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State Horse Racing Commission Approves Funding to Develop Tests to Detect Gene-doping in Race Horses

Harrisburg, PA - The Pennsylvania Horseracing Commission unanimously approved $300,000 in funding to the University of Pennsylvania School of Veterinary Medicine’s New Bolton Center Equine Pharmacology Laboratory to research genetic markers that will indicate when a horse has been illegally genetically modified to enhance performance. Funding was approved at the commission’s May 31 meeting.

The Pennsylvania Horse Breeders Association proposed funding the research with an allocation from its portion of the State Horseracing Fund, which is managed by the commission and typically used for enhanced breeder incentives.

“This funding will help Pennsylvania’s horseracing industry stay ahead of those who would undermine its integrity,” said Agriculture Secretary Russell Redding, who sits on the commission. “It falls squarely within the purpose of the State Horseracing Fund to find owners and breeders who gain unfair advantage by illegally manipulating their horses’ genetics. Eliminating bad actors serves as an incentive to those who run a clean race and treat their animals ethically.”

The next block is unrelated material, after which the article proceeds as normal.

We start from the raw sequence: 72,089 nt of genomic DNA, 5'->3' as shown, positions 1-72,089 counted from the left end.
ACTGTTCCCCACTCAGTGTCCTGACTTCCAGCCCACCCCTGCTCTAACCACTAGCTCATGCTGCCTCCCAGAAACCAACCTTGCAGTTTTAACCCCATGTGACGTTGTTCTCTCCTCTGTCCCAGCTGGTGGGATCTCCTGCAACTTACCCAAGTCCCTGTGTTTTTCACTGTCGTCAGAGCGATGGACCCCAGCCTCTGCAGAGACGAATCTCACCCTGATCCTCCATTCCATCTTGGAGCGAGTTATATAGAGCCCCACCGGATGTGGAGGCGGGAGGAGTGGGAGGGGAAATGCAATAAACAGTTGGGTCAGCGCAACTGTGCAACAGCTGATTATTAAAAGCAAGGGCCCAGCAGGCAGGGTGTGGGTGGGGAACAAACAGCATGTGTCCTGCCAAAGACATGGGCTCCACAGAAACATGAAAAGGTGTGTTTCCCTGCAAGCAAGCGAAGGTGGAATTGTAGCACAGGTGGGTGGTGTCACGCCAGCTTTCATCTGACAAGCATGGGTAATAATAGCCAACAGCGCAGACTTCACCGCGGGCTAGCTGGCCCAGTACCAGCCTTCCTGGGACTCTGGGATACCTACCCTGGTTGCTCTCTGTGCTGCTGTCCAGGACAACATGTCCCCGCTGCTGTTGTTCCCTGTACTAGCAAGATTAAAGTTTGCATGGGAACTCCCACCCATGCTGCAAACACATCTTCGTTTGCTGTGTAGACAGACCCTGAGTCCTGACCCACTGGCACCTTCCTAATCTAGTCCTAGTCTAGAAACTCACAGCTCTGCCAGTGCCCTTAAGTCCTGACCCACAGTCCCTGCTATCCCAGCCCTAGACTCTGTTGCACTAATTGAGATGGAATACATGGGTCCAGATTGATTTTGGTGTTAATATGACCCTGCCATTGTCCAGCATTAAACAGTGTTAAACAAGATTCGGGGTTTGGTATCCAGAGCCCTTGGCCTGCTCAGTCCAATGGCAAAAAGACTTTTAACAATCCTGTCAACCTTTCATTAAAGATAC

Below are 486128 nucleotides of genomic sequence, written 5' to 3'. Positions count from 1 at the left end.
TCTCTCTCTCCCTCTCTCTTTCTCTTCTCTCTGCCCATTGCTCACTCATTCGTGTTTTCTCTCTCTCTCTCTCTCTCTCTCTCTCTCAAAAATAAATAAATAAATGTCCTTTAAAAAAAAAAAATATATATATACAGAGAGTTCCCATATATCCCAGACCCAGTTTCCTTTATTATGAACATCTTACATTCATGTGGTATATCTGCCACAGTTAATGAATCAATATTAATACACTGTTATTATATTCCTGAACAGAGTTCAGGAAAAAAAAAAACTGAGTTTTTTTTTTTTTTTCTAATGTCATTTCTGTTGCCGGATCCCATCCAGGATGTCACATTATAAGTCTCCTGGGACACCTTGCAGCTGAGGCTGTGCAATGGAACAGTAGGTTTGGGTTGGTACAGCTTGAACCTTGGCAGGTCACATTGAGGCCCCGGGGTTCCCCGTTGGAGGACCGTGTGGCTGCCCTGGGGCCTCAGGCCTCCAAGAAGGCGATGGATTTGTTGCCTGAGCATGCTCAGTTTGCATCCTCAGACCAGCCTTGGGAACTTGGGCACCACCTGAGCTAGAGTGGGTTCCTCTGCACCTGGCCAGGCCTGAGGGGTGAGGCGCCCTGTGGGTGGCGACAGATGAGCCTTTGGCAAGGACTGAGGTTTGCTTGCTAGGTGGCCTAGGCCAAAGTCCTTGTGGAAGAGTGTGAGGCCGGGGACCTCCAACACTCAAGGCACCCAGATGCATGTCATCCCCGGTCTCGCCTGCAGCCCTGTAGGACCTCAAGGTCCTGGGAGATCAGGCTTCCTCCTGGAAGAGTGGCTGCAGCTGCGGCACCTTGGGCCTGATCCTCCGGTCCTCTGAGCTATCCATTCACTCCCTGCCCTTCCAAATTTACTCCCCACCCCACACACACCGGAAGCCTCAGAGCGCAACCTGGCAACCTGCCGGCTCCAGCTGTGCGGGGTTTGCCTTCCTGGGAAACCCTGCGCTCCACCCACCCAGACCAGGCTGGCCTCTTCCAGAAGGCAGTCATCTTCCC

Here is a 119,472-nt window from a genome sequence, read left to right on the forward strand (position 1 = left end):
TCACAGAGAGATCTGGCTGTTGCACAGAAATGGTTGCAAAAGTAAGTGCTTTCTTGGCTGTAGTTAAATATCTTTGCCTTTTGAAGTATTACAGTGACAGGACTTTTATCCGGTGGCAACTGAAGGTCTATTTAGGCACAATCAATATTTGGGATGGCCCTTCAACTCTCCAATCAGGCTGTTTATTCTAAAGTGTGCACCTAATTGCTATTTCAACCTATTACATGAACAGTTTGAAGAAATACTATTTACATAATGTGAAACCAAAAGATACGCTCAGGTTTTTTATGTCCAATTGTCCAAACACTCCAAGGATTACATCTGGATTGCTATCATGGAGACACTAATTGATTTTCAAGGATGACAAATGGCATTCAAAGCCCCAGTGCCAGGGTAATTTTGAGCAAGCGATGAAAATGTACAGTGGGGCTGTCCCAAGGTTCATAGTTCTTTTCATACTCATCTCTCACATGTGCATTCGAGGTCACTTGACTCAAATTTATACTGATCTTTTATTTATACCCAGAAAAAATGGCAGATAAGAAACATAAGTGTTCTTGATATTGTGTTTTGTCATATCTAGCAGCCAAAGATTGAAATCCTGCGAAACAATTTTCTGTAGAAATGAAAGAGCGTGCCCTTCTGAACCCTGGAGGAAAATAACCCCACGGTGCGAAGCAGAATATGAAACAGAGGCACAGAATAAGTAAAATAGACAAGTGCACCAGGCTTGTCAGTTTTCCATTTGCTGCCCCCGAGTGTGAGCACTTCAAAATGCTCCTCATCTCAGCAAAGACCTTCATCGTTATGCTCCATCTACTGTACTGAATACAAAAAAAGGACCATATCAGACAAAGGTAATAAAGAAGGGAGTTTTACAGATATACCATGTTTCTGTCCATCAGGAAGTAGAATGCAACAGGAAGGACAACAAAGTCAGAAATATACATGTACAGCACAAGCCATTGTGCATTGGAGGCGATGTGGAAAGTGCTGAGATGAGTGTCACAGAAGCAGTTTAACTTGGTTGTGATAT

PennVet’s New Bolton Center is one of three labs making up the Pennsylvania Animal Diagnostic Laboratory System, or PADLS, a partnership funded by the commonwealth with a mission of controlling and eradicating livestock and poultry diseases in Pennsylvania. Funding will enable the lab to establish a bank of genetic samples from healthy horses, or equine biomarkers. This bank will aid in the research to develop pre- and post-race blood tests to determine markers for doping.

For more information on the State Horseracing Commission or PADLS, visit

MEDIA CONTACT: Shannon Powers - 717.783.2628

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